To the Facebook friend or friends who reported me as spammy or offensive.  I offer no apology for my ideals.  We may differ in ideology, but we don't differ in what we want for our country.  I just think there is a different way to get there than you do.  If you value our rights to free speech, then please don't squelch mine.  It's very simple to just "unfriend" me and leave it at that.  I love reading and listening to opposing views.  I, yes, "hear me", I watch Glenn Beck.  I generally don't agree with him, but I don't try to shut him down. (Obviously I'm not sad to see him go.) Please give me the same respect.

Let the sign stealing begin!!!

Two sides of "Craptacular"

I have a "bug" of some sort, that is making me feel CRAPTACULAR. My friend Deanna coined that phrase, and I love it. I feel miserable. Not Martian Death Flu miserable (Dave Berry), but fever, achy, can't talk miserable. That is the "crap" part.
The "Tacular" part is wonderful. Even in my Non-Martian Death Flu misery, there are some TACULAR things happening. It is possible to "live it out" (ask if you wish to know what IT is) even when confined. I've had great chats, via my Blackberry (Rubber Ducky, you're the one! - Ernie), with people who need a cheerful word, and even some who need a kick in the pants
Here's the take away. Almost everyday has "crap" in it, so why not take that, add some "Tacular" and make it a CRAPTACULAR DAY!!

Wednesday, April 6, 2011

Two Sided Coins

Have you ever been duped flipping coins?  You know.  The guy who shows up.  You flip for quarters, and then it hits you.  He's got a two sided coin!  That completely takes the fun out of it.  I remember standing out on the lot at Wilmes Ford and flipping quarters.  Sometimes I'd be so far ahead of everyone I could see no way I'd be back to nothing.  Then it would happen.  The guy next to me had all my quarters.  Ugh.  I wouldn't change it though.  That's what made it fun.

There is usually at least two sides to every issue or problem.  To look at them one dimensionally usually creates a bigger problem.  A good businessman will ask for advice from multiple people with differing views, and ask them not to be yes men/women (see I can be politically correct).  I've never liked playing with a two sided coin (even if I had it), and I prefer to look at both sides of it to truly learn what it can do.


Tuesday, April 5, 2011

Should I fear this?

     In some ways I fear this blog.  I will sharing publicly things I don't usually share with the general populace of my friends.  In some ways this takes you, the reader, from being a casual friend or acquaintance to a closer friend.  Certainly I will not share things, that only my intimates are privy to, but I will be sharing more than most folks get from their outer circle of friends.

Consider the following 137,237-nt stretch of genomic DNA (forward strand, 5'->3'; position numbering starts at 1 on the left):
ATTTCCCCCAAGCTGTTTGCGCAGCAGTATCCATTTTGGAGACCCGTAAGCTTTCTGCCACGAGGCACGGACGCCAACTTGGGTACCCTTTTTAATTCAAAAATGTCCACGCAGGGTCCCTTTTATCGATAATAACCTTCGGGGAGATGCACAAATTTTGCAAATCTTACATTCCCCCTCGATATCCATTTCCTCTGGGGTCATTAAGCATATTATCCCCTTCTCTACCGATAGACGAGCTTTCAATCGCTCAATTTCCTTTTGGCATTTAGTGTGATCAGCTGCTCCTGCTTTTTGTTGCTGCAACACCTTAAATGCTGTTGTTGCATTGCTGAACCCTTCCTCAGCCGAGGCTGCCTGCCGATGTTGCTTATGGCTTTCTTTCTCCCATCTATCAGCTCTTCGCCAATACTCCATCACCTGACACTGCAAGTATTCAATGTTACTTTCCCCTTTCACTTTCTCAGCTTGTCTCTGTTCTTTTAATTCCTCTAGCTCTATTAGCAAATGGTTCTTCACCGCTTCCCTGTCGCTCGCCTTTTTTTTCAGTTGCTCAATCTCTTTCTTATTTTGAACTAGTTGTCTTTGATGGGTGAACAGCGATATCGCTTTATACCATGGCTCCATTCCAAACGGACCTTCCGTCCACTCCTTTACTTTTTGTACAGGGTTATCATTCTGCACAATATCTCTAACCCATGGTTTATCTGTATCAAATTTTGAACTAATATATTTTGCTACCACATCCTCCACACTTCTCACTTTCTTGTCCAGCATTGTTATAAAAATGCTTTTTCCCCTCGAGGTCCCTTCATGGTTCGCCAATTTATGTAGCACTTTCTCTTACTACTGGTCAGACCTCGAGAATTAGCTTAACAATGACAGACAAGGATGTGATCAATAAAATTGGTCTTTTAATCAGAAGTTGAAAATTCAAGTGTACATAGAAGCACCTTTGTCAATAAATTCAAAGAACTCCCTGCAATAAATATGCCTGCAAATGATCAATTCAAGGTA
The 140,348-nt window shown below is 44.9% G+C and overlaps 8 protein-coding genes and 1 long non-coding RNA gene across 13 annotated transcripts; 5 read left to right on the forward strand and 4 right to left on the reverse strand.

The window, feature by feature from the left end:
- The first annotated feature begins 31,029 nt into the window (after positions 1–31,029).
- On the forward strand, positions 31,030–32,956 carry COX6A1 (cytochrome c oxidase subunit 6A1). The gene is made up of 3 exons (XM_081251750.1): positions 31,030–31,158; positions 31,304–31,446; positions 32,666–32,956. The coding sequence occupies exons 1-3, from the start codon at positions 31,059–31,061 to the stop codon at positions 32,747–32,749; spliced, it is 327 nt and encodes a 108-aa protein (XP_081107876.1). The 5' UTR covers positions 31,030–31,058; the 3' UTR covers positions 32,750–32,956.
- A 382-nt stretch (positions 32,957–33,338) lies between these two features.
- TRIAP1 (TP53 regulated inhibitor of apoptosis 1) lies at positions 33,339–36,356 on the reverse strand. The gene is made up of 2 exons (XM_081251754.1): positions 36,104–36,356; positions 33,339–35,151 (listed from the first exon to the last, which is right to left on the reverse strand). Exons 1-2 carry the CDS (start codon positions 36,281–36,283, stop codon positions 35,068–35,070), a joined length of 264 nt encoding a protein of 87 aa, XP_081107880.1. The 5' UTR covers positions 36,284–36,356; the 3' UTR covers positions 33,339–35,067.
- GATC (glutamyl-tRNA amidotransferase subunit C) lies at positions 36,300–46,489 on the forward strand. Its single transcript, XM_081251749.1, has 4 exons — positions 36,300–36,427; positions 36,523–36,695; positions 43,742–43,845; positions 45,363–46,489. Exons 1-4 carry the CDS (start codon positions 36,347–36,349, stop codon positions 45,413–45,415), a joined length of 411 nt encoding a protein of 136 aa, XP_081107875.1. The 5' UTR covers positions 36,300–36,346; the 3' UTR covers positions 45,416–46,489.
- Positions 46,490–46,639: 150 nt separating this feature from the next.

I suppose "bloggers" have just enough ego to think that their contribution is important, or they wouldn't take the time to write.  Confession is good for the soul, so I confess that I believe I have some things to say, that may benefit your life.  That alludes to another fear.  "Who does this guy think he is?"  Just a guy who thinks his opinions matter, just as much as your opinions matter.
     Will I lose the respect of some folks who might read this?  I suppose I will if they aren't able to agree to disagree.  I'm a big believer in Romans 14!!  Go read it if that doesn't convey any message for you.
     So with some fear, and great anticipation, I await any reactions my musings my generate.  I also await being humbled by never being read!!

Foshinator (Thanks for the moniker Mr. Kidd!)

Let's try this again

Sometime within the dark recesses of 2009 I made a very feeble ( deficient in qualities or resources that indicate vigor, authority, force, or efficiency- Merriam Webster) attempt at blogging.  Feeble because I wasn't sure what to blog about.  Should I be Mr. Topical (not like a cream), or should I just give random thoughts of Jameyness that creep up from time to time.  Since that later is more in keeping with what people have come to expect from me, then "So let it be written.  So let it be done".